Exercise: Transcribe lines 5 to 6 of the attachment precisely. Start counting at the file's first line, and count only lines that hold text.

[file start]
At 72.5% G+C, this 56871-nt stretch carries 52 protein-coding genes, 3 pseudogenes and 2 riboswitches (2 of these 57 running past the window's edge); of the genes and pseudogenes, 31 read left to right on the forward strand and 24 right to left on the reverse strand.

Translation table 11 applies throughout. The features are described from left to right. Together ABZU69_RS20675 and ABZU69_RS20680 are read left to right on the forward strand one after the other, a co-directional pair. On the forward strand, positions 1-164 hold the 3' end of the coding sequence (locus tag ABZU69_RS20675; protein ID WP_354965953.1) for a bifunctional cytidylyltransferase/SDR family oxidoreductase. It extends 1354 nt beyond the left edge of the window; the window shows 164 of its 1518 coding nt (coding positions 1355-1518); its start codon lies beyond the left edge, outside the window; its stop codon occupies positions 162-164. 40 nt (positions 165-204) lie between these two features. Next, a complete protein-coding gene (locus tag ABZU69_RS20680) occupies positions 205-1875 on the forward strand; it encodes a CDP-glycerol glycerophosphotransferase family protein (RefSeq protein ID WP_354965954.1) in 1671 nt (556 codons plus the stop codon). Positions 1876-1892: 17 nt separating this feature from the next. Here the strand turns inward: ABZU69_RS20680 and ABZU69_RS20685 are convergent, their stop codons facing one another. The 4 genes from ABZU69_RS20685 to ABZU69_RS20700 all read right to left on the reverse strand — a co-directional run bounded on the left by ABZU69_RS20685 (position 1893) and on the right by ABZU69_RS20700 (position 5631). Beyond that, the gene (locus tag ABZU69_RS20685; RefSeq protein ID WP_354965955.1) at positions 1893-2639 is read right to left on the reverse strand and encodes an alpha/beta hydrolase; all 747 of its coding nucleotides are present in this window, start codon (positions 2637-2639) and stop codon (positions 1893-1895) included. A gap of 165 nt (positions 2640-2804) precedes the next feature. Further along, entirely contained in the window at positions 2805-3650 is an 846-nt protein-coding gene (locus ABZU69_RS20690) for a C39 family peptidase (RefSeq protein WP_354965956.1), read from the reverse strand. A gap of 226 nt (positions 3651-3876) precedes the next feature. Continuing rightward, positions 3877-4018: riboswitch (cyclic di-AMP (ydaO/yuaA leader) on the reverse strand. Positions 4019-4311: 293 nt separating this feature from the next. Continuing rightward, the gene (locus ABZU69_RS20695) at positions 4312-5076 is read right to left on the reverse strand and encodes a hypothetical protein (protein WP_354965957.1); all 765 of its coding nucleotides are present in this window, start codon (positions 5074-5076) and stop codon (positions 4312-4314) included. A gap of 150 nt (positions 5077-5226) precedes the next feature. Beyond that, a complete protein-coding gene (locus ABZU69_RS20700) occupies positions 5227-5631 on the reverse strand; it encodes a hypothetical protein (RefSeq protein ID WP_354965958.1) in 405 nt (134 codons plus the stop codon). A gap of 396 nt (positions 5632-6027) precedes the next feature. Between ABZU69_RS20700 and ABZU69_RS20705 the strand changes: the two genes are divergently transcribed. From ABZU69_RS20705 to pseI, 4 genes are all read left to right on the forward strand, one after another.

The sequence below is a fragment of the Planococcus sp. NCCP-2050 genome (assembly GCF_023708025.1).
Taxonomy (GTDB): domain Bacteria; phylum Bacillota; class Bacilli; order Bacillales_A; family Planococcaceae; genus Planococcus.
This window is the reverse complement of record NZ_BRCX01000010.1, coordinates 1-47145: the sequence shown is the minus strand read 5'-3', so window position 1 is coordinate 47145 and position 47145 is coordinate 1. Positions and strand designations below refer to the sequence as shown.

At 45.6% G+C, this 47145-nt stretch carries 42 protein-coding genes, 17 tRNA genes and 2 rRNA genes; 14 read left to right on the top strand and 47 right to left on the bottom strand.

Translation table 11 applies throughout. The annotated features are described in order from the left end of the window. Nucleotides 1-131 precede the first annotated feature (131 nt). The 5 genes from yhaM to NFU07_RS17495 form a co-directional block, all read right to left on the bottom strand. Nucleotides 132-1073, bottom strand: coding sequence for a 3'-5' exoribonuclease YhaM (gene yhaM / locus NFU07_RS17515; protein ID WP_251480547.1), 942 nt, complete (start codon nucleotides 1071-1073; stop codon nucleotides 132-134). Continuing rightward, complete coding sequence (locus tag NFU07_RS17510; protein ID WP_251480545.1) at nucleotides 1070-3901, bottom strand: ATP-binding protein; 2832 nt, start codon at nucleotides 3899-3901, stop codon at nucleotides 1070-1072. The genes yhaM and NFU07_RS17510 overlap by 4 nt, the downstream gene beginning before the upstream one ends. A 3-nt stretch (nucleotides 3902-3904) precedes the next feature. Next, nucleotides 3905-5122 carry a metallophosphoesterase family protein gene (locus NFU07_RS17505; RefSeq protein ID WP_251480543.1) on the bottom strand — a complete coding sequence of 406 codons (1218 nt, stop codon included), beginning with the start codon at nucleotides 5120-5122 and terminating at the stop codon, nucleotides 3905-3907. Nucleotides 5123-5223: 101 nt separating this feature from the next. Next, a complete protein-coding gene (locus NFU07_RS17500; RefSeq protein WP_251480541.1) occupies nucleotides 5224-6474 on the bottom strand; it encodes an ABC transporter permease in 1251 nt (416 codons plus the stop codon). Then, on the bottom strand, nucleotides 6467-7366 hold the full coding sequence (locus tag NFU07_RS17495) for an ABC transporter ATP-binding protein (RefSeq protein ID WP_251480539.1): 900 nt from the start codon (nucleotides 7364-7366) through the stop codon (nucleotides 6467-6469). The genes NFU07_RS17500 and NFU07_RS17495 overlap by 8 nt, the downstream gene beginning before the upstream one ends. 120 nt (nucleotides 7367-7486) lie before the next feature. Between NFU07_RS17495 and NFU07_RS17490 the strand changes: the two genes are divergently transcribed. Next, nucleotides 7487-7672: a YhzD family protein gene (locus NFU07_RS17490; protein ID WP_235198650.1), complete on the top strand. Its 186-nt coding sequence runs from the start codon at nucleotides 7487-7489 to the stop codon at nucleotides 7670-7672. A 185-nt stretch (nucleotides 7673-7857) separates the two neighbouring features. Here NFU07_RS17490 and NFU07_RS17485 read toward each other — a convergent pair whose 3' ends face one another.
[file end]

This window is the reverse complement of record NZ_BRCX01000010.1, coordinates 1-47145: the sequence shown is the minus strand read 5'-3', so window position 1 is coordinate 47145 and position 47145 is coordinate 1. Positions and strand designations below refer to the sequence as shown.

At 45.6% G+C, this 47145-nt stretch carries 42 protein-coding genes, 17 tRNA genes and 2 rRNA genes; 14 read left to right on the top strand and 47 right to left on the bottom strand.